By Ishaan . August 3, 2011 . 10:00am
At an investor Q&A for the first quarter of Nintendo’s ongoing fiscal year, Nintendo president, Satoru Iwata, was asked if he would consider licensing Nintendo properties out to other companies and also offering Nintendo games on multiple platforms, beyond Nintendo’s own game systems. To the former, Iwata replied he wouldn’t.
Licensing out Nintendo’s properties to other companies might bring in short-term profits, Iwata says, but it would also pose the risk of their properties being “depleted” by licensees. For this reason, Nintendo aren’t interested in licensing their properties out.
Iwata then tackled the question of expanding to multiple platforms, and his answer to this was a little more complicated.
While Nintendo aren’t interested in bringing their games to non-Nintendo consoles, they are interested in using devices like smartphones to promote their business indirectly. “It is meaningful that we should ask ourselves the question about a closed circle where Nintendo platforms only connect to other Nintendo platforms,” Iwata told investors.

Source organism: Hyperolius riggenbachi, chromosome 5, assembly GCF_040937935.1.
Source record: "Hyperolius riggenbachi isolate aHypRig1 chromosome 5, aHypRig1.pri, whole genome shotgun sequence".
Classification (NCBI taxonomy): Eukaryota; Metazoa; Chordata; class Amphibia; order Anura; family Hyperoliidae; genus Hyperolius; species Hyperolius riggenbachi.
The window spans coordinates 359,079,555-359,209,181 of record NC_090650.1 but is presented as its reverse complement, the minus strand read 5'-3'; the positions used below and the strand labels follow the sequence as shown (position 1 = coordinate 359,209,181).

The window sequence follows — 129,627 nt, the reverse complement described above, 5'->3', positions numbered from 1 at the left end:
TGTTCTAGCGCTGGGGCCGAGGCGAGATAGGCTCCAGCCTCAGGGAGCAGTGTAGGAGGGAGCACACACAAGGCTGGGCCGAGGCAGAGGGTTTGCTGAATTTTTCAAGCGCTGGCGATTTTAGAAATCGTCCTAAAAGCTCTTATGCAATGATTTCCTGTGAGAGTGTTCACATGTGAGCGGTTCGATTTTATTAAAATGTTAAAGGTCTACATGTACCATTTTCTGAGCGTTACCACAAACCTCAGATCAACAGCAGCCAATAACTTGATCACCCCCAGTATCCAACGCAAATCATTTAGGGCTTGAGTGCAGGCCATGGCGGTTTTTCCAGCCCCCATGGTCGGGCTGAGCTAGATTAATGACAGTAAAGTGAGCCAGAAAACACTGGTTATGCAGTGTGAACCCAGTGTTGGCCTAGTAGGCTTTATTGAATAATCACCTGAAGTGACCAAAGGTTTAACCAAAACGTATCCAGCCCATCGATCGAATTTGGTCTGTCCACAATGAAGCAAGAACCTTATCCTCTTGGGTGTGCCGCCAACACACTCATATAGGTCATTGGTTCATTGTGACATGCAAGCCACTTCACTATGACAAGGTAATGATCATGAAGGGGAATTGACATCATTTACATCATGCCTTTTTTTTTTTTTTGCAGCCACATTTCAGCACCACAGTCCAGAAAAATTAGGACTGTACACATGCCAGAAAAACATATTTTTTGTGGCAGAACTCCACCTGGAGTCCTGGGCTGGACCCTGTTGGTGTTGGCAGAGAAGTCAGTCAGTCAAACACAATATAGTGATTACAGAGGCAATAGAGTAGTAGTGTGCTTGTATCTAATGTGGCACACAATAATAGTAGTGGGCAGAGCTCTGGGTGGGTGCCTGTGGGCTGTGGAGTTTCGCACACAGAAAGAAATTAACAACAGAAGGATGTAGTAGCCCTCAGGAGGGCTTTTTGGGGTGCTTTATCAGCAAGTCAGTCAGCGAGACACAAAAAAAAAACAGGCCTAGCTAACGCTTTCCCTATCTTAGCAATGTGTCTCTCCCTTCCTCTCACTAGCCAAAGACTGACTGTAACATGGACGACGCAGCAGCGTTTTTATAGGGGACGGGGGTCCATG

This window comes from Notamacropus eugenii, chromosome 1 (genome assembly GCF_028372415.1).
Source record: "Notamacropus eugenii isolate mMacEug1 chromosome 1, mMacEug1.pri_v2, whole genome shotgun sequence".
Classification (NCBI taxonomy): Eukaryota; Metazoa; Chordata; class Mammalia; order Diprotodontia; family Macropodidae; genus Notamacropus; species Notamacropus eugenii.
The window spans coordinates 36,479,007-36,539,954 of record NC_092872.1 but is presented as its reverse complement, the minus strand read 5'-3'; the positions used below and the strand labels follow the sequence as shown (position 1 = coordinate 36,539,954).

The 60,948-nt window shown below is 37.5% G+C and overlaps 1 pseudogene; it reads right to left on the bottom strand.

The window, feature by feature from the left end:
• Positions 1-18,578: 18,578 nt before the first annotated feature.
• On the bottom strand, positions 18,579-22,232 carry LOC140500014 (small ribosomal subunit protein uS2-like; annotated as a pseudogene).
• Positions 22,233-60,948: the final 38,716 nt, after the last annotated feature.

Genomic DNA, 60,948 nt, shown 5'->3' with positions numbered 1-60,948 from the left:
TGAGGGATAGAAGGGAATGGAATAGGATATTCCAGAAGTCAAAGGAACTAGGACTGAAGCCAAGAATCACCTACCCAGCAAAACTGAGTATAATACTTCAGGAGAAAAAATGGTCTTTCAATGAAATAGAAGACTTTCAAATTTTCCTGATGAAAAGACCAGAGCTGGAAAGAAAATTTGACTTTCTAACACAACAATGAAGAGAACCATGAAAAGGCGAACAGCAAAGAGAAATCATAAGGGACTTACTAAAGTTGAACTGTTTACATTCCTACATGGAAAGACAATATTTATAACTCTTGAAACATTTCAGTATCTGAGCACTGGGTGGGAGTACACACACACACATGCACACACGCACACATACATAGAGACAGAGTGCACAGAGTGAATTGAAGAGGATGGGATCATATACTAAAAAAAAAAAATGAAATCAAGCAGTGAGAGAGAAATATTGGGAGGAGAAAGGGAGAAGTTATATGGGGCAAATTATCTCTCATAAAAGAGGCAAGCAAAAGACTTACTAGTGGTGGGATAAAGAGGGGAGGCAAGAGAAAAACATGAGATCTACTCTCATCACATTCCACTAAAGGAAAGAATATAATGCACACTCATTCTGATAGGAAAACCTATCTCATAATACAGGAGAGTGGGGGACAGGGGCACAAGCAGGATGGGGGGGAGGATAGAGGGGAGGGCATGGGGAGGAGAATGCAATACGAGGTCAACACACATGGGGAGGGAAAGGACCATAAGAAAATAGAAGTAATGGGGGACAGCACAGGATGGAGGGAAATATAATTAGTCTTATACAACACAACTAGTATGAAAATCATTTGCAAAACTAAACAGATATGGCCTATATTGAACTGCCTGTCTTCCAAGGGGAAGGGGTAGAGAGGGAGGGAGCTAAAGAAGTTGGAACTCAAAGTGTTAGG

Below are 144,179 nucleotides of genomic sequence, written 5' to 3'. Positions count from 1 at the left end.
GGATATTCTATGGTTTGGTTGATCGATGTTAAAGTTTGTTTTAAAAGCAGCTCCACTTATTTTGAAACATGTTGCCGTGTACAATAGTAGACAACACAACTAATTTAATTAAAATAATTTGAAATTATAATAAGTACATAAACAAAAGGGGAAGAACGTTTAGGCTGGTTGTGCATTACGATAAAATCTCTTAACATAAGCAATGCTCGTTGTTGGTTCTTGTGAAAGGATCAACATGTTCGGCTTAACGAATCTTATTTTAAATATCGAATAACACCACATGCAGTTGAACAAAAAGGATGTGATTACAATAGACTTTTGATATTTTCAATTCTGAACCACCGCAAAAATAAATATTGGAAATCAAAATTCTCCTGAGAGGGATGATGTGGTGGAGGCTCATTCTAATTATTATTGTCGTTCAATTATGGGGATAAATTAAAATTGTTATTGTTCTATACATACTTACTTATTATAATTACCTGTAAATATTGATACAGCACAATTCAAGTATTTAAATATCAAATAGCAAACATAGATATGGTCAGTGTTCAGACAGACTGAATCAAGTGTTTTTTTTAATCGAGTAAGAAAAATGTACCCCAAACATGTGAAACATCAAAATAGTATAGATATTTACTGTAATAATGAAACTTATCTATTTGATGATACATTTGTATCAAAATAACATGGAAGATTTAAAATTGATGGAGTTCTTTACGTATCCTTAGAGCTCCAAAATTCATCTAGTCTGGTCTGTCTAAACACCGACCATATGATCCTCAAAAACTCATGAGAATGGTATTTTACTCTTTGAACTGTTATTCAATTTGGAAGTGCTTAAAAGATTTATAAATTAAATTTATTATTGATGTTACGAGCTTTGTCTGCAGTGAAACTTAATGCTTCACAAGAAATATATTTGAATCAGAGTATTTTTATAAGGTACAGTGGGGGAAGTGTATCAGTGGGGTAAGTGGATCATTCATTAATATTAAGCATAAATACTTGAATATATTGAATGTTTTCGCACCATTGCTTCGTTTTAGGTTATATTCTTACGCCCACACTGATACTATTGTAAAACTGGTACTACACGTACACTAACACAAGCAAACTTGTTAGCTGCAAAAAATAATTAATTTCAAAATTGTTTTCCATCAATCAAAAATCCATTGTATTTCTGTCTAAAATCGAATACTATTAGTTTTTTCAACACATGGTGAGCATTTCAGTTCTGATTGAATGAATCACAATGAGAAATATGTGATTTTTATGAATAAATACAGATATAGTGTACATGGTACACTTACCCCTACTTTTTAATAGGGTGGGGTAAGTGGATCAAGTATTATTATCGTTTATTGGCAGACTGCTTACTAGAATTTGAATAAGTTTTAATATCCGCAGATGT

Iwata gave an example of a scenario where a player might use a Nintendo console to send a message to his friend’s smartphone, asking to join up for a game, stating that Nintendo are “very interested” in how to make use of smartphones and social networking services for their business.
“We are currently drastically changing our way of thinking regarding networks, which might have looked very closed before,” Iwata stated. “We would like to respond to the changing times in this way, and our basic policy is to keep the value of our software assets and to do business in a manner where these assets are not easily depleted.”
While it may sound that way, partnering with external service providers to promote Nintendo software isn’t an entirely new concept to Nintendo. On DSiWare, they offer a piece of software titled Flipnote Studio, which allows users to create flipbook-style animations. To help create a Flipnote Studio community, Nintendo partnered with a Japanese web services provider named Hatena, which allows users to share and comment upon Flipnote Studio animations.
The image above is of Pokémon le Tap, an iOS/Android game in Japan. The game is being published by The Pokémon Company, which is a Pokémon marketing & licensing front free to make its own decisions regarding how to promote the franchise. It isn’t an indicator of Pokémon games moving to non-Nintendo platforms.